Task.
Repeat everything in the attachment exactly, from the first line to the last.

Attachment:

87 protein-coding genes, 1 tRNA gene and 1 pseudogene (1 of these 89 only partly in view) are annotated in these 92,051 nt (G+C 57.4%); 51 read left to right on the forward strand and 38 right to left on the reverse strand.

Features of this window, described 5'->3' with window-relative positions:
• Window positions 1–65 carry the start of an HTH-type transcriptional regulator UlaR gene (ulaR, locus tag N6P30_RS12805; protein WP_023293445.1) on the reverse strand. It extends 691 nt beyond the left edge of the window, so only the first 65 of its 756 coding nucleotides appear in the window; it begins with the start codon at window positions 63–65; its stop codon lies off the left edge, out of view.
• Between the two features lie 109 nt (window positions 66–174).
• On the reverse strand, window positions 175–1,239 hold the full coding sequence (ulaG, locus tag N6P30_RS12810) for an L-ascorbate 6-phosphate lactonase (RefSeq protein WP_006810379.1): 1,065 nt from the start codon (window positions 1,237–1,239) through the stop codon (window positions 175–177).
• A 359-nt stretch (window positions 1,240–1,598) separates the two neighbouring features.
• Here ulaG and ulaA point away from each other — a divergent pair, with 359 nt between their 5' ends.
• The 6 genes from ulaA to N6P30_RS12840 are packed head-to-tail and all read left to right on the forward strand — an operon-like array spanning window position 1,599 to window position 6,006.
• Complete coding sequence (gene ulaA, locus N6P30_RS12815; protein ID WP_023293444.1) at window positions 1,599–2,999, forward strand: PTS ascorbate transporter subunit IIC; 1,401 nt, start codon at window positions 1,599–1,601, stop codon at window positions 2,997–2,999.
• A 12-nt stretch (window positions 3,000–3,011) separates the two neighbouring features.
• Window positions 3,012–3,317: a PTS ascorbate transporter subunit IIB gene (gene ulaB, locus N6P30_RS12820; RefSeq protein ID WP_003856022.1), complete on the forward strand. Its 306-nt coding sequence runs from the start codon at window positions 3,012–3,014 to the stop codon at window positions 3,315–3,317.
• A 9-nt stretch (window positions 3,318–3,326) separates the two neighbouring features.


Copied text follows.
87 protein-coding genes, 1 tRNA gene and 1 pseudogene (1 of these 89 only partly in view) are annotated in these 92,051 nt (G+C 57.4%); 51 read left to right on the forward strand and 38 right to left on the reverse strand.

Features of this window, described 5'->3' with window-relative positions:
• Window positions 1–65 carry the start of an HTH-type transcriptional regulator UlaR gene (ulaR, locus tag N6P30_RS12805; protein WP_023293445.1) on the reverse strand. It extends 691 nt beyond the left edge of the window, so only the first 65 of its 756 coding nucleotides appear in the window; it begins with the start codon at window positions 63–65; its stop codon lies off the left edge, out of view.
• Between the two features lie 109 nt (window positions 66–174).
• On the reverse strand, window positions 175–1,239 hold the full coding sequence (ulaG, locus tag N6P30_RS12810) for an L-ascorbate 6-phosphate lactonase (RefSeq protein WP_006810379.1): 1,065 nt from the start codon (window positions 1,237–1,239) through the stop codon (window positions 175–177).
• A 359-nt stretch (window positions 1,240–1,598) separates the two neighbouring features.
• Here ulaG and ulaA point away from each other — a divergent pair, with 359 nt between their 5' ends.
• The 6 genes from ulaA to N6P30_RS12840 are packed head-to-tail and all read left to right on the forward strand — an operon-like array spanning window position 1,599 to window position 6,006.
• Complete coding sequence (gene ulaA, locus N6P30_RS12815; protein ID WP_023293444.1) at window positions 1,599–2,999, forward strand: PTS ascorbate transporter subunit IIC; 1,401 nt, start codon at window positions 1,599–1,601, stop codon at window positions 2,997–2,999.
• A 12-nt stretch (window positions 3,000–3,011) separates the two neighbouring features.
• Window positions 3,012–3,317: a PTS ascorbate transporter subunit IIB gene (gene ulaB, locus N6P30_RS12820; RefSeq protein ID WP_003856022.1), complete on the forward strand. Its 306-nt coding sequence runs from the start codon at window positions 3,012–3,014 to the stop codon at window positions 3,315–3,317.
• A 9-nt stretch (window positions 3,318–3,326) separates the two neighbouring features.